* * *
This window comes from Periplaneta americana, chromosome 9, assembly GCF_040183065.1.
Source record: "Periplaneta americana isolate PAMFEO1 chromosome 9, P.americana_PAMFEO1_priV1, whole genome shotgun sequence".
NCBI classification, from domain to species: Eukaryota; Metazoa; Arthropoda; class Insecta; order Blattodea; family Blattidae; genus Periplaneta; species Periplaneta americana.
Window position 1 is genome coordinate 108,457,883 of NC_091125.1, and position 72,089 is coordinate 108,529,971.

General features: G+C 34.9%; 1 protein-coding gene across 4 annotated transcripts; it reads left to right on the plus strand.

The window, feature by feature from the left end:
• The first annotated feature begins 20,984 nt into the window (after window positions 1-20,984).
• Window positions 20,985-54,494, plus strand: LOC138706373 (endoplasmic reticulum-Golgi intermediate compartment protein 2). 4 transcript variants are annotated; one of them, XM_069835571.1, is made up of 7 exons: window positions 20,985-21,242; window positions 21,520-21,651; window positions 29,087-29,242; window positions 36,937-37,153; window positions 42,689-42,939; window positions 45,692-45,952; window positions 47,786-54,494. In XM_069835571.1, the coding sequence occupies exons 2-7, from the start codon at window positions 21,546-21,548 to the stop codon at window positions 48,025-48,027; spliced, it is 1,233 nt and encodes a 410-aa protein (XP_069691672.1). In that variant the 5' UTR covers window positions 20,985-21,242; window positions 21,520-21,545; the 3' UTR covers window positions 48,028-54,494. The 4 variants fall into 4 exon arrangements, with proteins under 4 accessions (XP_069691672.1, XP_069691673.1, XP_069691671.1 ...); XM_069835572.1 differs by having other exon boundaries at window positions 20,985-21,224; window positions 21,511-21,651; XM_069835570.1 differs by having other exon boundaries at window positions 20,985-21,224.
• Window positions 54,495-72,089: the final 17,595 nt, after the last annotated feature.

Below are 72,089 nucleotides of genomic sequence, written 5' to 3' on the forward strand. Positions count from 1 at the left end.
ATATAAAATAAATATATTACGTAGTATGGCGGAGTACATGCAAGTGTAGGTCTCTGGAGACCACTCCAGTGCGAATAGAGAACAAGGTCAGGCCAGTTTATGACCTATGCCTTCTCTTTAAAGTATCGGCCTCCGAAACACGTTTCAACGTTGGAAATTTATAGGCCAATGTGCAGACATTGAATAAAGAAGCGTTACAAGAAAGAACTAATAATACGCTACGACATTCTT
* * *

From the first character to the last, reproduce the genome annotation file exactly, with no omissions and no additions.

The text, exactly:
This window comes from Periplaneta americana, chromosome 9, assembly GCF_040183065.1.
Source record: "Periplaneta americana isolate PAMFEO1 chromosome 9, P.americana_PAMFEO1_priV1, whole genome shotgun sequence".
NCBI classification, from domain to species: Eukaryota; Metazoa; Arthropoda; class Insecta; order Blattodea; family Blattidae; genus Periplaneta; species Periplaneta americana.
Window position 1 is genome coordinate 108,457,883 of NC_091125.1, and position 72,089 is coordinate 108,529,971.

General features: G+C 34.9%; 1 protein-coding gene across 4 annotated transcripts; it reads left to right on the plus strand.

The window, feature by feature from the left end:
• The first annotated feature begins 20,984 nt into the window (after window positions 1-20,984).
• Window positions 20,985-54,494, plus strand: LOC138706373 (endoplasmic reticulum-Golgi intermediate compartment protein 2). 4 transcript variants are annotated; one of them, XM_069835571.1, is made up of 7 exons: window positions 20,985-21,242; window positions 21,520-21,651; window positions 29,087-29,242; window positions 36,937-37,153; window positions 42,689-42,939; window positions 45,692-45,952; window positions 47,786-54,494. In XM_069835571.1, the coding sequence occupies exons 2-7, from the start codon at window positions 21,546-21,548 to the stop codon at window positions 48,025-48,027; spliced, it is 1,233 nt and encodes a 410-aa protein (XP_069691672.1). In that variant the 5' UTR covers window positions 20,985-21,242; window positions 21,520-21,545; the 3' UTR covers window positions 48,028-54,494. The 4 variants fall into 4 exon arrangements, with proteins under 4 accessions (XP_069691672.1, XP_069691673.1, XP_069691671.1 ...); XM_069835572.1 differs by having other exon boundaries at window positions 20,985-21,224; window positions 21,511-21,651; XM_069835570.1 differs by having other exon boundaries at window positions 20,985-21,224.
• Window positions 54,495-72,089: the final 17,595 nt, after the last annotated feature.

Below are 72,089 nucleotides of genomic sequence, written 5' to 3' on the forward strand. Positions count from 1 at the left end.
ATATAAAATAAATATATTACGTAGTATGGCGGAGTACATGCAAGTGTAGGTCTCTGGAGACCACTCCAGTGCGAATAGAGAACAAGGTCAGGCCAGTTTATGACCTATGCCTTCTCTTTAAAGTATCGGCCTCCGAAACACGTTTCAACGTTGGAAATTTATAGGCCAATGTGCAGACATTGAATAAAGAAGCGTTACAAGAAAGAACTAATAATACGCTACGACATTCTT